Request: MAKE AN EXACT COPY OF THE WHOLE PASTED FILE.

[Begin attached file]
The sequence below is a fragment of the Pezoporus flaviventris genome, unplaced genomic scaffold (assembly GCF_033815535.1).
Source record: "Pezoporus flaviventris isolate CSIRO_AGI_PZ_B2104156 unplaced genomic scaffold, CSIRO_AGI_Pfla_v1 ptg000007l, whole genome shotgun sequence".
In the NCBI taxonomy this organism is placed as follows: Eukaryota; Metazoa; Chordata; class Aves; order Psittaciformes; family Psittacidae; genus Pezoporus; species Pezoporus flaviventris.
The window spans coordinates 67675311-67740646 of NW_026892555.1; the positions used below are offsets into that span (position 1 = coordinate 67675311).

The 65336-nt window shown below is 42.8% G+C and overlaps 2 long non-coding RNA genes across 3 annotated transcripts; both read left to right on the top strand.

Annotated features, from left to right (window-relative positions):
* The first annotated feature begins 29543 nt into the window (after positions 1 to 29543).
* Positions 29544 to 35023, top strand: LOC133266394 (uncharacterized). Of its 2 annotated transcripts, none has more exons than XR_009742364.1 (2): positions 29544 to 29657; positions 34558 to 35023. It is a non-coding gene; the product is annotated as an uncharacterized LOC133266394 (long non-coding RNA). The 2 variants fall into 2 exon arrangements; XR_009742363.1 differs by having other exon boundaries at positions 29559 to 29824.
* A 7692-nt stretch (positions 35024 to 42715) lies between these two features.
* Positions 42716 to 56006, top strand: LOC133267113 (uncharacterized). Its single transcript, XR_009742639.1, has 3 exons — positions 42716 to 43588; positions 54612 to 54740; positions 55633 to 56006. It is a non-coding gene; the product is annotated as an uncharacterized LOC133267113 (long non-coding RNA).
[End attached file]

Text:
The sequence below is a fragment of the Pezoporus flaviventris genome, unplaced genomic scaffold (assembly GCF_033815535.1).
Source record: "Pezoporus flaviventris isolate CSIRO_AGI_PZ_B2104156 unplaced genomic scaffold, CSIRO_AGI_Pfla_v1 ptg000007l, whole genome shotgun sequence".
In the NCBI taxonomy this organism is placed as follows: Eukaryota; Metazoa; Chordata; class Aves; order Psittaciformes; family Psittacidae; genus Pezoporus; species Pezoporus flaviventris.
The window spans coordinates 67675311-67740646 of NW_026892555.1; the positions used below are offsets into that span (position 1 = coordinate 67675311).

The 65336-nt window shown below is 42.8% G+C and overlaps 2 long non-coding RNA genes across 3 annotated transcripts; both read left to right on the top strand.

Annotated features, from left to right (window-relative positions):
* The first annotated feature begins 29543 nt into the window (after positions 1 to 29543).
* Positions 29544 to 35023, top strand: LOC133266394 (uncharacterized). Of its 2 annotated transcripts, none has more exons than XR_009742364.1 (2): positions 29544 to 29657; positions 34558 to 35023. It is a non-coding gene; the product is annotated as an uncharacterized LOC133266394 (long non-coding RNA). The 2 variants fall into 2 exon arrangements; XR_009742363.1 differs by having other exon boundaries at positions 29559 to 29824.
* A 7692-nt stretch (positions 35024 to 42715) lies between these two features.
* Positions 42716 to 56006, top strand: LOC133267113 (uncharacterized). Its single transcript, XR_009742639.1, has 3 exons — positions 42716 to 43588; positions 54612 to 54740; positions 55633 to 56006. It is a non-coding gene; the product is annotated as an uncharacterized LOC133267113 (long non-coding RNA).